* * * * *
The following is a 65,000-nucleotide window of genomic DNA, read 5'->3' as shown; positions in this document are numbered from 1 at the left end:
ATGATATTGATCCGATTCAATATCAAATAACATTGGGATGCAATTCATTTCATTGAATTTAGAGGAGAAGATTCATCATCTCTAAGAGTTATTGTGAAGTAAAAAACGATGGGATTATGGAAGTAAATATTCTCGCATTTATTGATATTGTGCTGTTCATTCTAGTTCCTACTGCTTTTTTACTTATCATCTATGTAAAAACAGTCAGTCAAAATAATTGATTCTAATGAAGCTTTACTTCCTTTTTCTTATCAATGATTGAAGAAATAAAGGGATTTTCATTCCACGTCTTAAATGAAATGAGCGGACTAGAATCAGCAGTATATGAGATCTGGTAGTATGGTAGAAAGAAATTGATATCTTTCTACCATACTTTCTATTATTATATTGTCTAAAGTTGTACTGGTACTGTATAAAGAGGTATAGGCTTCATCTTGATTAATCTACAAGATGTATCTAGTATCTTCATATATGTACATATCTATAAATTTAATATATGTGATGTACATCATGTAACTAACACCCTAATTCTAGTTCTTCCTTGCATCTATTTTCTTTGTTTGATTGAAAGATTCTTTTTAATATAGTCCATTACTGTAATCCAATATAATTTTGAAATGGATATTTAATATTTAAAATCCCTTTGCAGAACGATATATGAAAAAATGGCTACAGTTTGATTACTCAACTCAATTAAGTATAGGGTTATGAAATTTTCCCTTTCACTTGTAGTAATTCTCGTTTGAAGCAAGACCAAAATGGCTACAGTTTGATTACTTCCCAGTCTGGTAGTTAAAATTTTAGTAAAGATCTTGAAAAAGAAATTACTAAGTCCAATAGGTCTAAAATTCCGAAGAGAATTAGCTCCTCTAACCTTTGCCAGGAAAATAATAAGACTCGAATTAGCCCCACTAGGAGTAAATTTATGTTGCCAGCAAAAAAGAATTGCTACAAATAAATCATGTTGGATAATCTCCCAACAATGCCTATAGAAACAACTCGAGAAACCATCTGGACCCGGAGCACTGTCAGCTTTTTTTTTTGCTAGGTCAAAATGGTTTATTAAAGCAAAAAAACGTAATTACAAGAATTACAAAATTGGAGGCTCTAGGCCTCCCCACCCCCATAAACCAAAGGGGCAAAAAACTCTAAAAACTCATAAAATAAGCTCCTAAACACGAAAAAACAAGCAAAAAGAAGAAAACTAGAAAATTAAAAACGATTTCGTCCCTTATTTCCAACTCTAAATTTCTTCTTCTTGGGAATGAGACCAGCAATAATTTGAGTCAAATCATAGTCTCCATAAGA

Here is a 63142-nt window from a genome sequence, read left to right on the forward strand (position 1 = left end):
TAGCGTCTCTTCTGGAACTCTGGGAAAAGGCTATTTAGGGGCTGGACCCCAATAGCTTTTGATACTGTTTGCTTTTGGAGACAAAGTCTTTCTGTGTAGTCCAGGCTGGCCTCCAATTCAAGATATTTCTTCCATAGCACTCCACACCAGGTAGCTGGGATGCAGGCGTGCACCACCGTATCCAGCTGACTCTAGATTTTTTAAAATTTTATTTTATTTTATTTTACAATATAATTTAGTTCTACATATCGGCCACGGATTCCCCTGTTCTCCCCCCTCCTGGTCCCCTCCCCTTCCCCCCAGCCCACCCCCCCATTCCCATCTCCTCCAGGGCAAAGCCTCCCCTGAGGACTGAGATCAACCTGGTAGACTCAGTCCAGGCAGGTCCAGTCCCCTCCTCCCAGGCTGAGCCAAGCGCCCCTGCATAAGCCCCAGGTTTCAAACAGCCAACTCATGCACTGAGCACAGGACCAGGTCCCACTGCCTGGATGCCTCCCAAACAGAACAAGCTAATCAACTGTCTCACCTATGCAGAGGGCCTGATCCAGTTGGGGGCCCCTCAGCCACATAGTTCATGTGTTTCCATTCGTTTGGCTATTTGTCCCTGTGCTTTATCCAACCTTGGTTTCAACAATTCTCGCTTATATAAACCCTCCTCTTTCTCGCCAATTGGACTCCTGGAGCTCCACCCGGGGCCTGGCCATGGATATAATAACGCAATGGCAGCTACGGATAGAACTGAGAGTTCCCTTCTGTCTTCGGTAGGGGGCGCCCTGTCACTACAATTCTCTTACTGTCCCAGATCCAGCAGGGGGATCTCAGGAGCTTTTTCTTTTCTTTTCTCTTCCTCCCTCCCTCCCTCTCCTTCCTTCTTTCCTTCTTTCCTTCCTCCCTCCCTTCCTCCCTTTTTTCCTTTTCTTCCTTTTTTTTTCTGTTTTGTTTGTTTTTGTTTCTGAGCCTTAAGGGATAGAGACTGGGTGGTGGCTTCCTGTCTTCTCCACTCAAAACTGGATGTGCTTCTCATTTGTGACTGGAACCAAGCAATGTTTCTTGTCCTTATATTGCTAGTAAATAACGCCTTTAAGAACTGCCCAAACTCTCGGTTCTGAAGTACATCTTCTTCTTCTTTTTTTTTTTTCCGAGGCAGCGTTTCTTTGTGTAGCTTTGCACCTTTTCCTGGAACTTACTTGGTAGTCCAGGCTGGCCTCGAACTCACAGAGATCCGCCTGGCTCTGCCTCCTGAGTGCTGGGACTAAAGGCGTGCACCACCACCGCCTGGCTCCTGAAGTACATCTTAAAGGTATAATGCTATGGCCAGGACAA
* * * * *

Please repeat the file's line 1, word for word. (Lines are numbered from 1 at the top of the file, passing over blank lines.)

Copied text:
The following is a 65,000-nucleotide window of genomic DNA, read 5'->3' as shown; positions in this document are numbered from 1 at the left end: